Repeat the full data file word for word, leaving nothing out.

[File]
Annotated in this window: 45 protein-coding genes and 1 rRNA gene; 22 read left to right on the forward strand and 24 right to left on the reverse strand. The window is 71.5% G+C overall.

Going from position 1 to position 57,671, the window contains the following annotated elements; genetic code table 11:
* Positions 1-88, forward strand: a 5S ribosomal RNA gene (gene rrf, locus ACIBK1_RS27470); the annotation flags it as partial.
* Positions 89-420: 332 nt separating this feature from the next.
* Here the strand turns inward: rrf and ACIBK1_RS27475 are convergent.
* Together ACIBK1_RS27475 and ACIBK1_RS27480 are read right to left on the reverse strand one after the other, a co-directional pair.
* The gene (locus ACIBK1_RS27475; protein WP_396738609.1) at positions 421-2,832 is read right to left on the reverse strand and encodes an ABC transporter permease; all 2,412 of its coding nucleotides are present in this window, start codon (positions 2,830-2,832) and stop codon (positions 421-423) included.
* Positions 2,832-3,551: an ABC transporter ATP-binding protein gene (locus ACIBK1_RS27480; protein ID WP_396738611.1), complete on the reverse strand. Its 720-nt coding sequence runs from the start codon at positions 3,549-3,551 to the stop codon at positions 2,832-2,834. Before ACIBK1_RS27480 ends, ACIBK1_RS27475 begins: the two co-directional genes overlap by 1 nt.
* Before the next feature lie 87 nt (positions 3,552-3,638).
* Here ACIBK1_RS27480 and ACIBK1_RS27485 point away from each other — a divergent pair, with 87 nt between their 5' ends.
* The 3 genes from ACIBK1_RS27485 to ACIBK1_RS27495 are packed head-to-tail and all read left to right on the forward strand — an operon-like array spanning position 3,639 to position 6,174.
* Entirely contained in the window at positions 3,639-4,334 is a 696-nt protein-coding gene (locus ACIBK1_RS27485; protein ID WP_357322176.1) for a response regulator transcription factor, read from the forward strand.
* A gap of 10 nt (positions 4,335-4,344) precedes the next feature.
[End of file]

Annotated in this window: 45 protein-coding genes and 1 rRNA gene; 22 read left to right on the forward strand and 24 right to left on the reverse strand. The window is 71.5% G+C overall.

Going from position 1 to position 57,671, the window contains the following annotated elements; genetic code table 11:
* Positions 1-88, forward strand: a 5S ribosomal RNA gene (gene rrf, locus ACIBK1_RS27470); the annotation flags it as partial.
* Positions 89-420: 332 nt separating this feature from the next.
* Here the strand turns inward: rrf and ACIBK1_RS27475 are convergent.
* Together ACIBK1_RS27475 and ACIBK1_RS27480 are read right to left on the reverse strand one after the other, a co-directional pair.
* The gene (locus ACIBK1_RS27475; protein WP_396738609.1) at positions 421-2,832 is read right to left on the reverse strand and encodes an ABC transporter permease; all 2,412 of its coding nucleotides are present in this window, start codon (positions 2,830-2,832) and stop codon (positions 421-423) included.
* Positions 2,832-3,551: an ABC transporter ATP-binding protein gene (locus ACIBK1_RS27480; protein ID WP_396738611.1), complete on the reverse strand. Its 720-nt coding sequence runs from the start codon at positions 3,549-3,551 to the stop codon at positions 2,832-2,834. Before ACIBK1_RS27480 ends, ACIBK1_RS27475 begins: the two co-directional genes overlap by 1 nt.
* Before the next feature lie 87 nt (positions 3,552-3,638).
* Here ACIBK1_RS27480 and ACIBK1_RS27485 point away from each other — a divergent pair, with 87 nt between their 5' ends.
* The 3 genes from ACIBK1_RS27485 to ACIBK1_RS27495 are packed head-to-tail and all read left to right on the forward strand — an operon-like array spanning position 3,639 to position 6,174.
* Entirely contained in the window at positions 3,639-4,334 is a 696-nt protein-coding gene (locus ACIBK1_RS27485; protein ID WP_357322176.1) for a response regulator transcription factor, read from the forward strand.
* A gap of 10 nt (positions 4,335-4,344) precedes the next feature.